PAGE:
Wilfred Owen Essay
Wilfred Owen’s poetry effectively conveys his perspectives on human conflict through his experiences during The Great War. Poems such as ‘Futility’ and ‘Dulce et Decorum Est’ portray these perceptions through the use of poetic techniques, emphasising such conflicts involving himself, other people and nature. These themes are examined in extreme detail, attempting to shape meaning in relation to Owen’s first-hand encounters whilst fighting on the battlefield.
Wilfred Owen experiences many inner conflicts during his time in the war. The harsh notions of war constantly challenge his personal morals and beliefs. ‘Futility’ explores Owen’s emotions involving the pointlessness of human sacrifice. In the poem, Owen and his comrades lay a dying
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These harsh words have been placed in the poem so that readers back in suburban England can understand and relate to the soldiers’ living conditions and circumstances endured throughout the war. As the poem continues, it describes the alterations of the young soldiers – ‘Men marched asleep. Many had lost their boots / But limped on, blood-shod…’. The alliteration in ‘Men marched asleep’ signifies the control the war has over the young soldiers. It is as if the war has brainwashed them as they continue to march, even while they sleep. This conveys Owen’s changed perspectives on human conflict, as he shows no remorse to the suffering soldiers.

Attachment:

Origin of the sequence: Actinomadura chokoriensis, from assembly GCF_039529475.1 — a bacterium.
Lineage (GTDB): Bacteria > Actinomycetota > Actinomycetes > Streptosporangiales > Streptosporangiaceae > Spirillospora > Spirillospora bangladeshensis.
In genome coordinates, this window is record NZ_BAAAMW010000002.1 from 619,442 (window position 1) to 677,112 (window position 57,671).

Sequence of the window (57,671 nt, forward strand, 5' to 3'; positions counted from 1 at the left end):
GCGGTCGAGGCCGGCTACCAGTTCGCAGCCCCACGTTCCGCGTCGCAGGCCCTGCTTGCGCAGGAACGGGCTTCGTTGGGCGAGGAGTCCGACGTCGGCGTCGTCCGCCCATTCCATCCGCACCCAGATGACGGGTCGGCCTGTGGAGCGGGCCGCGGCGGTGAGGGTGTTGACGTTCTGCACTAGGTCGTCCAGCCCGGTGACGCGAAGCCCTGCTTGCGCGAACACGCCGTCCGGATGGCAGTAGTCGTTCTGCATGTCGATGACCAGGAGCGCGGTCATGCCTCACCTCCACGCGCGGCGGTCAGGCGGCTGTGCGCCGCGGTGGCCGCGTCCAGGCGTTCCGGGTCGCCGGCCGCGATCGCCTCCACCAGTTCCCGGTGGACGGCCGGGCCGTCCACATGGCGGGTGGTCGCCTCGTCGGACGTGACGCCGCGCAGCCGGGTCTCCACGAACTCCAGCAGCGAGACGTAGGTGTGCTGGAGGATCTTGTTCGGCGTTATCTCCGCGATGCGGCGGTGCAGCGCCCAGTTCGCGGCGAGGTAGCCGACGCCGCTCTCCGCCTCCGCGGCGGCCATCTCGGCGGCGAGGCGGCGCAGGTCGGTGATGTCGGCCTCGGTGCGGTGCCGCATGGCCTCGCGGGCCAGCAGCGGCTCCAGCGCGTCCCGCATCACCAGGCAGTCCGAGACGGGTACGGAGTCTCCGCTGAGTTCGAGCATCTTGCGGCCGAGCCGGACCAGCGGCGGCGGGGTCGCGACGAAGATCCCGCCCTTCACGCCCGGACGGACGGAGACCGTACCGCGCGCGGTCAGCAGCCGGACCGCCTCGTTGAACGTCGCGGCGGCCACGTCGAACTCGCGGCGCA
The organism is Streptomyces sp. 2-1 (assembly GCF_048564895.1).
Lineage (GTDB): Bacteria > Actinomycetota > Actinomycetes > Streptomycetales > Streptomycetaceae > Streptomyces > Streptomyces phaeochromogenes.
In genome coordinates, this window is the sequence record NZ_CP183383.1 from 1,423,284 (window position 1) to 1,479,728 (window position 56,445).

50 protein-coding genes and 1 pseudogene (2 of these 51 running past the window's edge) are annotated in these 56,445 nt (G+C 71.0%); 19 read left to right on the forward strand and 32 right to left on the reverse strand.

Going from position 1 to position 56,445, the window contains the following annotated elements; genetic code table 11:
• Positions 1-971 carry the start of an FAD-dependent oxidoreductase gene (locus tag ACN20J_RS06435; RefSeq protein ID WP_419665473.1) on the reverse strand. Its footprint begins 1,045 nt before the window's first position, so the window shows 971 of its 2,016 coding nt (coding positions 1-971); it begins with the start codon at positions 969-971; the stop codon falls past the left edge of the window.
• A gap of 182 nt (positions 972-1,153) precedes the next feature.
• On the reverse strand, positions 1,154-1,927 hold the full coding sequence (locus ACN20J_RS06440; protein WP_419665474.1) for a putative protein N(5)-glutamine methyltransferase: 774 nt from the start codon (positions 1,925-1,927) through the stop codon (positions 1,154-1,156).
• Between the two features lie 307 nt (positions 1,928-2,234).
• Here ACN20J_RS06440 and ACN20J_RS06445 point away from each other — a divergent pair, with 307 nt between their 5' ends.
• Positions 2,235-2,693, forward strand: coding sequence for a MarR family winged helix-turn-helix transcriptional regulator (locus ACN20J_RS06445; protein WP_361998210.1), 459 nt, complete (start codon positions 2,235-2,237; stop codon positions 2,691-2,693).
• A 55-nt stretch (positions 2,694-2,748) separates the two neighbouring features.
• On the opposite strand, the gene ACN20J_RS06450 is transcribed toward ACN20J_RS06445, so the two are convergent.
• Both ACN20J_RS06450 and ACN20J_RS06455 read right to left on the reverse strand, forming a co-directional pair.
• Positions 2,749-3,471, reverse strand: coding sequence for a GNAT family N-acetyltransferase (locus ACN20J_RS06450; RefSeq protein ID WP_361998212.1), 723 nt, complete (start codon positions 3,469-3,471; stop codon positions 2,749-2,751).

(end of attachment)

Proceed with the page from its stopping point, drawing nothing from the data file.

Human conflict was a major contributing factor to World War I. Owen demonstrates this human conflict throughout ‘Dulce et Decorum Est’. ‘Gas! Gas! Quick, Boys! – an ecstasy of fumbling, / fitting the clumsy helmets just in time’. The repetition, oxymoron and an intense tone in this segment are used to emphasise the frenzied gas attacks experienced by Owen and his comrades. As it is the start of the third stanza, it sets the tempo for what is to come. The reader instantly feels the intensity and surprise of the situation and with it comes the unexpectedness of human conflict. As the stanza continues, the pace slowly decreases as Owen conveys his perspectives on the end result of human conflict – ‘Dim, through the misty panes and thick green light, / as under a green sea, I saw him